What’s the origin of the “F” word?

Dear Cecil:

The following question isn't something I could send to Action Line, but I've always wanted to know: what is the origin of the "F" word? A friend told me it's an abbreviation of "For Unlawful Carnal Knowledge,'' which was supposedly stamped on the foreheads of couples who were locked up in the stocks for fornicating without benefit of matrimony. Also, whither the expression "fuck you"? I've always agreed with George Carlin, who says "unfuck you" would be a more appropriate curse, indicating you hope the person you are cursing would never enjoy the pleasure of sex again, rather than wishing them the opposite.

Cecil replies:

This is going to be a little crude, folks, but let’s try to keep a stiff upper lip. I’ve heard a number of variations of the “fuck-as-acronym” story, none of which, in my opinion (and that of most linguists), is even remotely likely: (1) It stands for “fornication under consent of the king,” which was supposedly tacked up over the doors of government-approved brothels in early England. (2) It stands for “for the use of carnal knowledge,” which allegedly was stamped on condoms, or, alternatively, used the same way as “for unlawful carnal knowledge.”

This passion for preposterous acronyms seems to be peculiar to Anglo-Americans, and some believe it started around World War I, about the same time many acronyms began popping up in government. Others I’ve come across include P.O.S.H. (“port outward, starboard home”), said to have been stamped on the tickets of first class passengers on India-bound British ships who wanted their cabins on the shady side of the boat during the passage through the tropics; C.O.P. (“constable on patrol”); and T.I.P. (“to insure promptness”). All are rubbish. The best guess is that “fuck” comes from the Middle English fucken, to strike, move quickly, penetrate, from the German ficken, meaning approximately the same thing. A related word may be the Middle Dutch fokken, to strike, copulate with. We get a clue here as to the level of delicacy and tenderness that has characterized the sex act down through the ages, and which is recalled by the charming epithet “fuck you.”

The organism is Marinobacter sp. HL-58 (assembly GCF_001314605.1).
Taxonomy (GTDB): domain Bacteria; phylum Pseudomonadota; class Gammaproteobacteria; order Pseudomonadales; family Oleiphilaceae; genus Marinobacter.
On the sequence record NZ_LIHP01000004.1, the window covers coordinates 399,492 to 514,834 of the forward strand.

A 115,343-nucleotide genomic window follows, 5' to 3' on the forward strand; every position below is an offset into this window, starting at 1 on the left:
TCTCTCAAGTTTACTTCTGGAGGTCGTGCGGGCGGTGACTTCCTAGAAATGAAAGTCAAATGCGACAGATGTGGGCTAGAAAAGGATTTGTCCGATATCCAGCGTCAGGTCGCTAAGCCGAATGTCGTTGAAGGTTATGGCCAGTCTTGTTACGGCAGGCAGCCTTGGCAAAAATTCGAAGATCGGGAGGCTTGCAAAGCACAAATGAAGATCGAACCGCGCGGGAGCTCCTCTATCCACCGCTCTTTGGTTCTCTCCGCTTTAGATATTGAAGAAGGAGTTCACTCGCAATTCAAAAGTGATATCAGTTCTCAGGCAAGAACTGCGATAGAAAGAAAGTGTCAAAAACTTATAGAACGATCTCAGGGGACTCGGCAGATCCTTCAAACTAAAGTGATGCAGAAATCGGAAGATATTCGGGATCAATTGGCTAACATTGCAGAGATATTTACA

Many other possible etymologies have been offered. Some claim the F-word (sorry to have to resort to this lame expression, but you have no idea how tiresome it can be to type “fuck” a million times) is a truncation of “fecund.” Richard Spears, author of the splendid Slang and Euphemism, says the word may be a disguise of the French foutre, same meaning, which comes from the Latin futuere. Another possible origin, Professor Spears says, is the Latin pungo, to prick. Give me a break, doc.

Having totally ODed on gutter epithets, let us move briefly to the cheerful world of euphemism. Professor Spears has amassed an awesome collection of synonyms for the generative act (under “occupy,” p. 278, in case you’re the type who likes to look up dirty words in reference books), including the following, which gives you an idea of the never-ending richness of the English language: bang, batter, beef, bumble, blow off the loose corns, bounce the brillo, dance the buttock jig, do a dive in the dark, flimp, flurgle, foin, foraminate, futz, get one’s leather stretched, get one’s nuts cracked, get one’s oil changed, go bird’s nesting, go bush-ranging, go like a rat up a rhododendron, go star-gazing on one’s back, have a bun in the oven, have a game in the cock-loft, have a leap up the ladder, have hot pudding for supper, hide the ferret, hide the salami, hide the sausage, hive it, jazz it, knock it off, lay some pipe, light the lamp, lose the lamp and pocket the stake, make her grunt, mix one’s peanut butter, palliardize, pestle, pheeze, pizzle, play cars and garages, plow, plug, plook, ram, rasp, ride below the crupper, shoot between wind and water, strop one’s beak, varnish one’s cane, wet one’s wick, wind the clock, and work the hairy oracle–some 675 synonyms in all. The ingenuity displayed in this, ahh, well-plowed ground is nothing short of awesome.

The Bard gets into the act

Dear Cecil:

I hate to point this out, but you failed to mention something in your recent discussion of the origin of a certain four-letter word. I did some research and found one of the origins in a book called Shakespeare’s Bawdy, which says that the word comes from “foculation,” meaning to engage in intercourse. The book I mentioned is a look at sex in Shakespeare.

Thanks for writing, but if next time wait till the drugs wear off first. Shakespeare’s Bawdy, a comprehensive listing of every dirty word in Shakespeare by language expert Eric Partridge, contains nothing about “foculation.” On the contrary, Partridge says the word “f*ck,” as he puts it, derives from the German ficken, to strike, which is what I wrote. Perhaps you were thinking of Partridge’s discussion of Shakespeare’s pun involving “focative” from The Merry Wives of Windsor, act four, scene one, lines 42-46, in which the somewhat stupid Sir Hugh Evans is quizzing the even stupider William on his Latin:

Evans: What is the focative case, William?
William: O, vocativo, O . . .
Hugh: Remember, William, focative is caret.
Mistress Quickly: And that’s a good root.

Caret (literally, “it is missing”) equals carrot equals root equals penis equals f*ckative case, get it? Don’t worry, I didn’t either. They were going to hang Shakespeare for this pitiful effort, but he pleaded temporary inanity.

Send questions to Cecil via cecil@straightdope.com.

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